A coin of Rs150 denomination ($3.33) was released by Finance Minister Pranab Mukherjee in New Delhi on Saturday, bearing the portrait of Chanakya, lotus and honeybee, to conclude the celebrations to mark 150 years of Income Tax Department.
Chanakya, often called India's Machiavelli, though he predated the Italian thinker by some 1,800 years, was advisor to the first Mauryan emperor Chandragupta (from 340 BC to 293 BC), and laid the foundation for governance with his treatise the Arthasastra.
Why the flower and the bee? "Ideally, governments should collect taxes like a honeybee, which sucks just the right amount of nectar from the flower, so that both of them can survive. Lotus is our national flower," explained an official in the finance ministry.
"The Rs150 coin is not only unique for its denomination but also in terms of its size and metal composition. This 44-millimetre circular coin is made of 50-per cent silver," the official added.
Also released was a coin of Rs5 denomination.
In the legislative history of India, income tax was introduced for the first-time vide Act No. XXXII of 1860, when the country was under British rule, imposing duties on profits arising from property, professions, trades and offices.
The relevant bill to set up the Income Tax Department was moved by the first member-finance of the Council of India, James Wilson, who also founded The Economist magazine.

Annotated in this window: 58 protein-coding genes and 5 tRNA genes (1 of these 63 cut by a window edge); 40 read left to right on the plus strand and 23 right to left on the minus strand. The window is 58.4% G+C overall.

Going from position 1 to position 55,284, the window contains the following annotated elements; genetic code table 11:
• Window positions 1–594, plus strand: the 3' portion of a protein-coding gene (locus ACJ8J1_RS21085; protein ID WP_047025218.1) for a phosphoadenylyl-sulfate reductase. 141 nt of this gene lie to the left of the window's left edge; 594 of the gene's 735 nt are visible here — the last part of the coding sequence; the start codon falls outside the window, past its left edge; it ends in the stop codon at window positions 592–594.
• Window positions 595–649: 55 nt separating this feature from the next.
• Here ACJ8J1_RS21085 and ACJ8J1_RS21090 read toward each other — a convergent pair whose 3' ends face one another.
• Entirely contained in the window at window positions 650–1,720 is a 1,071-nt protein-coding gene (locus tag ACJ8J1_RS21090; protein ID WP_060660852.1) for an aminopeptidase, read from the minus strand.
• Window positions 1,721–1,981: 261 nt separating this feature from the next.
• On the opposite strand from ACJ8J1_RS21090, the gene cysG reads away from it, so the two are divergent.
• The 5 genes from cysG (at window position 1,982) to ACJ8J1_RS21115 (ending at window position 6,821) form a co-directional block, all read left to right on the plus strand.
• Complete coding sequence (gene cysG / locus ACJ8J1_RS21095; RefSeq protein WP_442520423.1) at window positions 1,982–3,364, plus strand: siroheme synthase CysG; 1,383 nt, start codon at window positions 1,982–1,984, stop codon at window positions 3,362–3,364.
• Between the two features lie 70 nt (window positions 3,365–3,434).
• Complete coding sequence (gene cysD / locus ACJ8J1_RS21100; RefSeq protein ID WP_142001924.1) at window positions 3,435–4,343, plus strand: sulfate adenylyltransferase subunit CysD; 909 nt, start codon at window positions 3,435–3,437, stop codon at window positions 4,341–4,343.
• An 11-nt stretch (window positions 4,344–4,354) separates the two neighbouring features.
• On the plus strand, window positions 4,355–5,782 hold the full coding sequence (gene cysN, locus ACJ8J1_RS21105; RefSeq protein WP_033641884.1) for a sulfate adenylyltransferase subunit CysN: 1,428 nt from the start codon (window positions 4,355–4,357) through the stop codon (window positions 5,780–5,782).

It was passed by the Legislative Council of India and received assent of the governor general on July 24, 1860. This act was the precursor to the modern-day income tax legislation in the country.
Wilson was specifically sent to India by the British rulers to set up its tax structure, as also to introduce a new paper currency and establish a new financial system after the revolt of 1857.
He, incidentally, died a few days after the Council gave its nod to the new bill to set up the tax department. His grave was recently rediscovered in Kolkata by an officer of the Income Tax Department and restored.
Mukherjee, who is set to present the federal budget on Monday, said direct taxes mop-up had registered a growth of 20 per cent during the current fiscal so far, reaching Rs3,35,000 crore.
He said during the past five years, direct tax collection had grown at an average annual rate of 24 per cent, nearly trebling between 2004-05 and 2009-10. He also said its share in the country's gross domestic product (GDP) has grown from 4.1 per cent to 6.1 per cent.
"This sustained growth has been possible due to the rationalisation of tax structure, an improvement in tax administration and persistent efforts of the employees of Income Tax department."